OKLAHOMA CITY (Reuters) - Convicted murderer Garry Thomas Allen, whose Oklahoma execution had been halted three times while legal questions about his mental health were debated, was put to death by lethal injection on Tuesday, a state prison spokesman said.
Allen, 56, killed the mother of his two children on November 21, 1986, gunning her down in front of daycare workers after she arrived to pick up the couple’s 2- and 6-year-old sons. Gail Titsworth, 24, had moved out of Thomas’ home four days earlier and rebuffed his pleas to return.
Allen was drunk and shot the woman four times before a police officer found him in a nearby alley and shot him in the face during a struggle over the officer’s gun.
Allen lost his left eye and sustained brain damage from the gunshot wound, according to court testimony, but a jury found him competent to stand trial.
Allen, who had a long history of drug and alcohol abuse and had been hospitalized for psychological problems, insisted on entering a “blind” guilty plea to murder, meaning the plea was entered without his knowing what his punishment would be.
His plea was intended to spare the emotions of his family and the family of the woman he killed, records show.
“I can’t see making a bad matter worse, bringing up the problems we were having and what motivated me to do what I did. It just makes things worse than ever,” he said, according to court transcripts.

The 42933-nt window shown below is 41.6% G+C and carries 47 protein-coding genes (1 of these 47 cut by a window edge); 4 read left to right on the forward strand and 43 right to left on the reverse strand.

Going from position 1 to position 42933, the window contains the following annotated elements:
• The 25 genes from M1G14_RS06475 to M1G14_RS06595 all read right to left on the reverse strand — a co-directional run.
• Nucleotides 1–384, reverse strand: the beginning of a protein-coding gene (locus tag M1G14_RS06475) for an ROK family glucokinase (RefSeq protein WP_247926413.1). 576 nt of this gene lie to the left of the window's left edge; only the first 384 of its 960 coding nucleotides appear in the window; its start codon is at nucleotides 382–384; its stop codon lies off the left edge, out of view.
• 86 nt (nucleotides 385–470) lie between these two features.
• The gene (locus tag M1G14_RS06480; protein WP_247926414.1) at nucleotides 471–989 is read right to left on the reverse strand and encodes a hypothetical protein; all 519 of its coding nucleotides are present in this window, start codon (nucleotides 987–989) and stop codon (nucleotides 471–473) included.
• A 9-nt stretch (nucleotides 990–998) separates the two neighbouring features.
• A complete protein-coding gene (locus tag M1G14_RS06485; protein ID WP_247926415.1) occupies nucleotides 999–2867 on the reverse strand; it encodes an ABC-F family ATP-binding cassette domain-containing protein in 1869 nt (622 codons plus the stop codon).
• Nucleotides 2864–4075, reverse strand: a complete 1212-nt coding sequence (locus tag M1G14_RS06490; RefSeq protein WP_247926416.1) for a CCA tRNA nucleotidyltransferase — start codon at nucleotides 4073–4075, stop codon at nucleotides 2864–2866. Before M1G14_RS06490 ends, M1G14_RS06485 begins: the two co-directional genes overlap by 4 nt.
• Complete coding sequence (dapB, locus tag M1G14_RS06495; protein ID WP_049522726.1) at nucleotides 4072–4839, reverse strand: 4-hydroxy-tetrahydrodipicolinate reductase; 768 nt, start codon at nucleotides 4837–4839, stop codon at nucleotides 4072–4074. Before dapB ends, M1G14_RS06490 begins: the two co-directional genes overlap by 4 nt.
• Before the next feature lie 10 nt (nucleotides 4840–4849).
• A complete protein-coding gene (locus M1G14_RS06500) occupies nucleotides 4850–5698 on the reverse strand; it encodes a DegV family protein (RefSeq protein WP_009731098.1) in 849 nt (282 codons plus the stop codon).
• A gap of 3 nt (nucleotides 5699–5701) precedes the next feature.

Years of legal appeals focused on his mental competency. In 2005 a state pardon and parole board voted 4-1 to commute Allen’s death sentence to life in prison, but Oklahoma Governor Mary Fallin overruled the recommendation earlier this year.
Defense attorneys also unsuccessfully raised claims that Allen’s mental health had deteriorated to such an extent during his years in prison that he was no longer eligible for the death penalty.
Allen was the fifth inmate executed in Oklahoma this year and the 36th in the United States. He was pronounced dead at 6:10 p.m. local time at the Oklahoma State Penitentiary in McAlester, said state prison spokesman Jerry Massie.
Allen delivered a rambling and often unintelligible final statement that touched on Tuesday’s presidential election, including a prediction that “it’s going to be a very close race,” Massie said.
Editing by Mary Wisniewski, Corrie MacLaggan and Todd Eastham